Change comes whether we want it to or not, especially when you are a senior citizen. I learned that once again when my wife had her fourth heart attack recently. This one was worse than the three others combined. These four weeks in a hospital and rehab center left me with a new perspective on priorities, relationships, and selfishness. I will talk about all three in future posts, but this one is about too much confusing data and no one to help in figuring it out.
I thought I was prepared for another health event for my wife. After all she has had more surgeries that I can even remember, but it seems one can never really be prepared. Too much going on at one time to be able to make serious deliberated decision so quickly. My Aspie traits demand that I look logically at every event and make decisions based on the facts available to me. But, that process doesn’t seem even remotely possible in these type of situations, especially since I am also deaf.
Part of the problem is likely today’s American version of healthcare. Plainly speaking, it is hectic and confusing. In the past we used to interface with just one doctor in each field. For my wife’s two weeks in the hospital, there were four different cardiologists giving their opinion of how things are going. When a large corporation took over private healthcare in my State, they were formed into groups. There are six doctors now in one practice, all on salary by the corporation.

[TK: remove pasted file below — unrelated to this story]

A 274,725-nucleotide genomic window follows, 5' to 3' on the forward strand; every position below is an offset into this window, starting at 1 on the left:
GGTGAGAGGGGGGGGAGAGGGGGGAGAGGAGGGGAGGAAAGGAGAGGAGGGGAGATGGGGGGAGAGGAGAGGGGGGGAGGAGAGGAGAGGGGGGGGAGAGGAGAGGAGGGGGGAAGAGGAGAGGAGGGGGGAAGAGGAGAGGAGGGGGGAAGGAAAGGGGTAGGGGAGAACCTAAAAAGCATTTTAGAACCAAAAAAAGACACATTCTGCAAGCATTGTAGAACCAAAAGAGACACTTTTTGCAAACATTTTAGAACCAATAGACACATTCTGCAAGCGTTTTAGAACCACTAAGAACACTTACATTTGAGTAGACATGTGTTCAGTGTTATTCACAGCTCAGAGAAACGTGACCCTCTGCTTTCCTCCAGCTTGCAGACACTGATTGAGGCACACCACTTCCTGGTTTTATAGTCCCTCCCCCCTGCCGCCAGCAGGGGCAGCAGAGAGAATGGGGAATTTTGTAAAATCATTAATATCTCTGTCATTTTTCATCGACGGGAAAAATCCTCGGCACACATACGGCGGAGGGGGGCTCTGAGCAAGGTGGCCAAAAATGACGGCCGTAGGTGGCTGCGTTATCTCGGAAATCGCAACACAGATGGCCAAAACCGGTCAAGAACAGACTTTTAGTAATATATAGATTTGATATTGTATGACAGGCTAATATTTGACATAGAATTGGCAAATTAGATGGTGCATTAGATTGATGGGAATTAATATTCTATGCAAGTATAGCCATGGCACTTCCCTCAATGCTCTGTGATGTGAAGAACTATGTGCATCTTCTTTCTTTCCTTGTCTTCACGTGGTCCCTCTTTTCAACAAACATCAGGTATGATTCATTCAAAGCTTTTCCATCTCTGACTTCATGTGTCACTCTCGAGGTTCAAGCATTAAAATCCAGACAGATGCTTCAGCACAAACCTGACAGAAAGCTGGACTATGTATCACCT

The same goes for the doctors evaluating her life-threatening gall bladder infection. Some mentioned “surviving the night”, some didn’t. I was told that all the different specialities were conferring with one another, but I suspect it was only through the common database that they share. There were a couple of doctors who looked in on her who I have no idea of who they were or why they were even there.
I naively thought her Primary Care Physician would oversee all these specialists, but I was told that he would not even be informed that she was even in the hospital until after her release! And, even then when we had an appointment with him a few days later, he just didn’t seem interested in helping us to understand the best options! I don’t know if universal healthcare will solve any of these problems? Maybe I need to get over my “Dr. Marcus Welby” view of the world, and realize that we are own our own now when it comes to healthcare. It is just not like all the stuff you see on television.